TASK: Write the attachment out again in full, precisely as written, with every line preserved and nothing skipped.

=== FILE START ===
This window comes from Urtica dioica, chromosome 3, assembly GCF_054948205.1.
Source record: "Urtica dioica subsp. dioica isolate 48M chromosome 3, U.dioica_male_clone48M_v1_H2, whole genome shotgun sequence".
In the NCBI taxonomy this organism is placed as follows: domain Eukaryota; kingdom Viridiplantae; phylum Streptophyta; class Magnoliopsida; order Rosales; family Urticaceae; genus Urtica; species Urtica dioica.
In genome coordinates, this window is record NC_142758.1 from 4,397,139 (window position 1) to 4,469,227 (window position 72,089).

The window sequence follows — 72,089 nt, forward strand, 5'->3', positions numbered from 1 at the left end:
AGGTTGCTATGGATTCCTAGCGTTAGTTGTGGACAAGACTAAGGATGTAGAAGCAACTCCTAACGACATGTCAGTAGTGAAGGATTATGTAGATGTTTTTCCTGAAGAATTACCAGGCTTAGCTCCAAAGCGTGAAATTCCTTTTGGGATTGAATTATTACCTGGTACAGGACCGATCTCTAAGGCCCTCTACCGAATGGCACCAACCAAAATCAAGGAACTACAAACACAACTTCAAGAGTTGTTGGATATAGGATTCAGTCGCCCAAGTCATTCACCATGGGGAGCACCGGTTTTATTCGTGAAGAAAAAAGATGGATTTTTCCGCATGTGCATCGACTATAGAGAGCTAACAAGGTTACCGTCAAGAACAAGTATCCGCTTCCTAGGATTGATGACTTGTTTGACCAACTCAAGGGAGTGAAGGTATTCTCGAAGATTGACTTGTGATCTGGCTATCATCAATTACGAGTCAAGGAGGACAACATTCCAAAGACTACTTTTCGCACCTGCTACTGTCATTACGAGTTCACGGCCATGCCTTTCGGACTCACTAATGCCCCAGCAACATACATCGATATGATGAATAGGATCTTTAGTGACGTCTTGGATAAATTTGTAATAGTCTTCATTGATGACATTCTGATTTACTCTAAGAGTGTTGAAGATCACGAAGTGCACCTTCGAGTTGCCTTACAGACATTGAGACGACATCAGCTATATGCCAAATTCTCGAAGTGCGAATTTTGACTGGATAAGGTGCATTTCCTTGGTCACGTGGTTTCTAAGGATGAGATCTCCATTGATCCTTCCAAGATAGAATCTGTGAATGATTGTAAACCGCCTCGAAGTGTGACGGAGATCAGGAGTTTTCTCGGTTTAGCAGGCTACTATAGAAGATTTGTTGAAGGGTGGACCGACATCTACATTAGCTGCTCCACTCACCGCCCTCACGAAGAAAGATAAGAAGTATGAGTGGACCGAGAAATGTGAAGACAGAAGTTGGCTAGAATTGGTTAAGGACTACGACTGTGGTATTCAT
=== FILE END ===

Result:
This window comes from Urtica dioica, chromosome 3, assembly GCF_054948205.1.
Source record: "Urtica dioica subsp. dioica isolate 48M chromosome 3, U.dioica_male_clone48M_v1_H2, whole genome shotgun sequence".
In the NCBI taxonomy this organism is placed as follows: domain Eukaryota; kingdom Viridiplantae; phylum Streptophyta; class Magnoliopsida; order Rosales; family Urticaceae; genus Urtica; species Urtica dioica.
In genome coordinates, this window is record NC_142758.1 from 4,397,139 (window position 1) to 4,469,227 (window position 72,089).

The window sequence follows — 72,089 nt, forward strand, 5'->3', positions numbered from 1 at the left end:
AGGTTGCTATGGATTCCTAGCGTTAGTTGTGGACAAGACTAAGGATGTAGAAGCAACTCCTAACGACATGTCAGTAGTGAAGGATTATGTAGATGTTTTTCCTGAAGAATTACCAGGCTTAGCTCCAAAGCGTGAAATTCCTTTTGGGATTGAATTATTACCTGGTACAGGACCGATCTCTAAGGCCCTCTACCGAATGGCACCAACCAAAATCAAGGAACTACAAACACAACTTCAAGAGTTGTTGGATATAGGATTCAGTCGCCCAAGTCATTCACCATGGGGAGCACCGGTTTTATTCGTGAAGAAAAAAGATGGATTTTTCCGCATGTGCATCGACTATAGAGAGCTAACAAGGTTACCGTCAAGAACAAGTATCCGCTTCCTAGGATTGATGACTTGTTTGACCAACTCAAGGGAGTGAAGGTATTCTCGAAGATTGACTTGTGATCTGGCTATCATCAATTACGAGTCAAGGAGGACAACATTCCAAAGACTACTTTTCGCACCTGCTACTGTCATTACGAGTTCACGGCCATGCCTTTCGGACTCACTAATGCCCCAGCAACATACATCGATATGATGAATAGGATCTTTAGTGACGTCTTGGATAAATTTGTAATAGTCTTCATTGATGACATTCTGATTTACTCTAAGAGTGTTGAAGATCACGAAGTGCACCTTCGAGTTGCCTTACAGACATTGAGACGACATCAGCTATATGCCAAATTCTCGAAGTGCGAATTTTGACTGGATAAGGTGCATTTCCTTGGTCACGTGGTTTCTAAGGATGAGATCTCCATTGATCCTTCCAAGATAGAATCTGTGAATGATTGTAAACCGCCTCGAAGTGTGACGGAGATCAGGAGTTTTCTCGGTTTAGCAGGCTACTATAGAAGATTTGTTGAAGGGTGGACCGACATCTACATTAGCTGCTCCACTCACCGCCCTCACGAAGAAAGATAAGAAGTATGAGTGGACCGAGAAATGTGAAGACAGAAGTTGGCTAGAATTGGTTAAGGACTACGACTGTGGTATTCAT